Features

Why lockouts are wrong for Sydney nightlife

Last week, Sasha Skalrud – VAMP Music promoter, longtime World Bar/Candy’s Apartment DJ, Kings Cross resident and manager to artists who are regularly booked for shows in the Cross – posted a status to his personal Facebook page about the effects of the NSW Government’s fight against “alcohol-fueled violence”. Yesterday, inthemix approached Skalrud for his permission to reproduce an edited and expanded upon version of his post.

Today, NSW Premier Barry O’Farrell announced a package of new laws designed to target alcohol-fueled violence. The new laws will mean clubs and pubs in Sydney’s “CBD” – a definition that includes everywhere from Kings Cross to Oxford St, George St and more – will be forced to lockout new customers from 1.30AM and cease alcohol trading at 3.00AM. Already, the new package has been met with outrage from the club owners, tour promoters, DJs, bar staff and the many more law-abiding citizens who make their money in the nightlife industry and whose business will greatly suffer under the new legislation. Though this piece was written before the controversial laws were announced, it’s even more pertinent now.


I know a lot of people are writing about the deaths in Kings Cross and our government’s fight on “alcohol-fueled violence”, but given I’ve worked in Kings Cross and in nightclubs for six years, I thought I’d throw my two cents in.

I’ve never seen the kind of behaviour I now see on a weekly basis a few years ago – it is cowardly, pathetic and down right idiotic. But I think the real problem goes deeper than just alcohol. Both Thomas Kelly and Daniel Christie were hit at approximately the same time, between 9.00-10.00PM. Thomas Kelly’s attacker was even rejected from the venues he tried to enter.

So let’s start with the obvious: If we had a 3.00AM close for all venues in Kings Cross, these attacks would’ve still occurred. More importantly, if we have a 3.00AM close, you’re pushing every punter simultaneously out of the nightclubs into the same area. Instead of leaving sporadically, you’re going to have a clusterfuck of people fighting for cabs – at the exact time Sydney cabs have changeover, no less – and wandering the streets aimlessly. Surely, that would only mean more violence.

When people ask me if I think it’s dangerous in Kings Cross, I reply that it’s dangerous everywhere. But I’d rather be in Kings Cross where there are tens of thousands of people walking around, hundreds of policemen and security guards, than an un-policed suburban area. In Kings Cross, the brainless half-wits responsible for cowardly acts of violence are more likely to be caught and less likely to actually do anything with crowds of people around and a heavy police and security presence.

If you close the venues at 3.00AM, throw in some harsher liquor licensing laws and hope that violence will suddenly stop, these idiots will just move onto their local or go to another party district and do the exact same thing.

This is no time for naivety. Here’s what’ll happen if you shut down Kings Cross: Illegal parties will start happening by the handful. Underage kids will attend these parties because there won’t anyone there to stop them. These parties won’t have RSA Marshalls and bar staff who’ll be able to cut off their alcohol supply once they become intoxicated. Drugs will be more readily available because at present, people are less likely to risk dealing in Kings Cross due to the police presence and drug dogs that they often bring with them. There will be no police or security guards to stop the fights that will inevitably break out at these illegal raves and warehouse parties.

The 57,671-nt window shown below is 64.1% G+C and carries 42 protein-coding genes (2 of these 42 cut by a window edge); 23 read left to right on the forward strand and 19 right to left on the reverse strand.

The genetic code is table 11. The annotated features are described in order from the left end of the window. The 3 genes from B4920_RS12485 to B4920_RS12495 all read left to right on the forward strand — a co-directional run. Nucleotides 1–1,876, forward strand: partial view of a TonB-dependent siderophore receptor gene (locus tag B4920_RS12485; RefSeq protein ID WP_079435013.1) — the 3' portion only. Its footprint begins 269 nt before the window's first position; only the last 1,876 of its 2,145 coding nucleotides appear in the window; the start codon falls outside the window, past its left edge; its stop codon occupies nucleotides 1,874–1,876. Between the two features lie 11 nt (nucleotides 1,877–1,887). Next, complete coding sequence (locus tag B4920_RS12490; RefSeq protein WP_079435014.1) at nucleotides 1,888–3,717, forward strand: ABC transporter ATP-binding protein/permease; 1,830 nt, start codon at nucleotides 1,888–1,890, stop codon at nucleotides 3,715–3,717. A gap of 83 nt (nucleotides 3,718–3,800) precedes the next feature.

“Alcohol-fueled violence” will increase, underage kids will get hurt and police will have much more work on their hands. The only difference will be that the trouble won’t be contained to a specific area where it would be easier to manage. Does the government plan to shut down the next area that becomes popular?

The answer? I believe every venue should have scanners to identify every person that walks into a licensed premises. If anyone causes trouble inside the venue, they’ll be blacklisted and banned from all venues. If anyone is caught on the streets of Kings Cross or the city exhibiting anti-social behaviour, or if they’ve been involved in a violent or unprovoked attack, they too should be blacklisted from Sydney venues.

We need harsher penalties for violent acts, especially the unprovoked ones. People have to know that there’ll be severe consequences for committing such cowardly acts. We need more policing in the area. At present, police patrol in large groups – that’s unnecessary. What we need is groups of two or three officers, spread out over the entire area.

We need to raise the question of transport. When people leave venues – even at early times of 1:30 or 2.00AM – there are no trains or buses in the area, and taxis will only pick you up if you’re going a far enough distance. We need to implement a proper public transport system so people can safely get home at anytime of the night.

I feel so strongly about this because if the NSW government decide to put these new laws in, my business will suffer. Why do the nightclub owners, licensees, promoters, 7/11s and local eateries of the 2011 postcode have to suffer because of the actions of a very minute few? Why should we be sent broke because policy makers and police are unable to do their job and contain the Kings Cross area?

Quick fix solutions will have no real effect on the problems at hand – all they will do is hurt the honest business owners trying to make a living, and the 99% of law-abiding club-goers who hit the Cross every weekend without incident.

> > WANT TO KNOW MORE? READ INTHEMIX 2012 ARTICLE ‘THE BLAME GAME: WHAT’S NEXT FOR KINGS CROSS CLUBBING?’